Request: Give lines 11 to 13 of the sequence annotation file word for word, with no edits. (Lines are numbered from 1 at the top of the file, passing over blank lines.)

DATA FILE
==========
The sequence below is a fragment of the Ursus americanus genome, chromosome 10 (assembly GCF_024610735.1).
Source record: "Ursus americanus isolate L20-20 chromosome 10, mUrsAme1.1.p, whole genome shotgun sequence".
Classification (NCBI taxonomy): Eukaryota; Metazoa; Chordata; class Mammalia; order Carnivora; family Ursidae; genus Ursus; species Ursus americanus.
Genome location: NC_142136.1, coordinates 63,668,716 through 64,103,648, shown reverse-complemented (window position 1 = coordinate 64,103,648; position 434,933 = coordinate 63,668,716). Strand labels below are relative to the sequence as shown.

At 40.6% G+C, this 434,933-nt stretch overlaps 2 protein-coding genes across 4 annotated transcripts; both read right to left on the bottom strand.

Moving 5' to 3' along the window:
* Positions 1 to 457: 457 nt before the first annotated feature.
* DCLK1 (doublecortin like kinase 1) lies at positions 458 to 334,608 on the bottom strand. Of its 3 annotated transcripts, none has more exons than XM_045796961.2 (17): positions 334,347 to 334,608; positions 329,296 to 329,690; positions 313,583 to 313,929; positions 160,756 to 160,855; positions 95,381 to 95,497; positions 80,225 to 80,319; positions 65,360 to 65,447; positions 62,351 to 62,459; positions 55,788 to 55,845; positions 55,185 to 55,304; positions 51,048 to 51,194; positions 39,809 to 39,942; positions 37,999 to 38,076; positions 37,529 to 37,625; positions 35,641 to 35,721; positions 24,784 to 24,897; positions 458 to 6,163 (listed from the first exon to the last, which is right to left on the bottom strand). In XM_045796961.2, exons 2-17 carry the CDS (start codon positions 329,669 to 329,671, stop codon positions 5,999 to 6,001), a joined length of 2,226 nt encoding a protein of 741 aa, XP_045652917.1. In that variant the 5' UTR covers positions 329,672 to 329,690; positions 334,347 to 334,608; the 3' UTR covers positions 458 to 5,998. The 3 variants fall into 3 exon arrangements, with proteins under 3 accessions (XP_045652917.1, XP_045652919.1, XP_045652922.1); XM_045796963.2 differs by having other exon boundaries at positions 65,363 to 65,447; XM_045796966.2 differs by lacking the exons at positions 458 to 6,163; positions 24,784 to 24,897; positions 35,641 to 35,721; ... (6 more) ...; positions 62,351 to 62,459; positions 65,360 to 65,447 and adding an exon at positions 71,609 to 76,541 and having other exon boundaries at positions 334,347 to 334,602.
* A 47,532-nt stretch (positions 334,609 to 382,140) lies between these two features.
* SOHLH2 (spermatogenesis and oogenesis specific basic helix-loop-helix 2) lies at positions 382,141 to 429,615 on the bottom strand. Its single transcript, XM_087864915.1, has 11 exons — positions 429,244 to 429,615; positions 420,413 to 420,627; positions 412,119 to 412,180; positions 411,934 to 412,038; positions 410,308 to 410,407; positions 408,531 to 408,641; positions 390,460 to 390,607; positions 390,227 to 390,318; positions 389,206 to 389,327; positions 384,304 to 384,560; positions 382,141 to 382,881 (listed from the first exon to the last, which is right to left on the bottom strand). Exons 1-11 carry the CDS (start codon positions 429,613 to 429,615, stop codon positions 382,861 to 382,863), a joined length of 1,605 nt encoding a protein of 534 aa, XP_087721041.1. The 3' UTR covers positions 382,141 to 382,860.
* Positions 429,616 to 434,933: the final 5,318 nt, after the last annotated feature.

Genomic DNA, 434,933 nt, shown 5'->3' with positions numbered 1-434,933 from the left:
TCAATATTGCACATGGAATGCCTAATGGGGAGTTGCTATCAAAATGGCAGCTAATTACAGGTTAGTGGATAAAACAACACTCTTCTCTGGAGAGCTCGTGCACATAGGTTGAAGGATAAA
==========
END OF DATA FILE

* Positions 429,616 to 434,933: the final 5,318 nt, after the last annotated feature.

Genomic DNA, 434,933 nt, shown 5'->3' with positions numbered 1-434,933 from the left:
TCAATATTGCACATGGAATGCCTAATGGGGAGTTGCTATCAAAATGGCAGCTAATTACAGGTTAGTGGATAAAACAACACTCTTCTCTGGAGAGCTCGTGCACATAGGTTGAAGGATAAA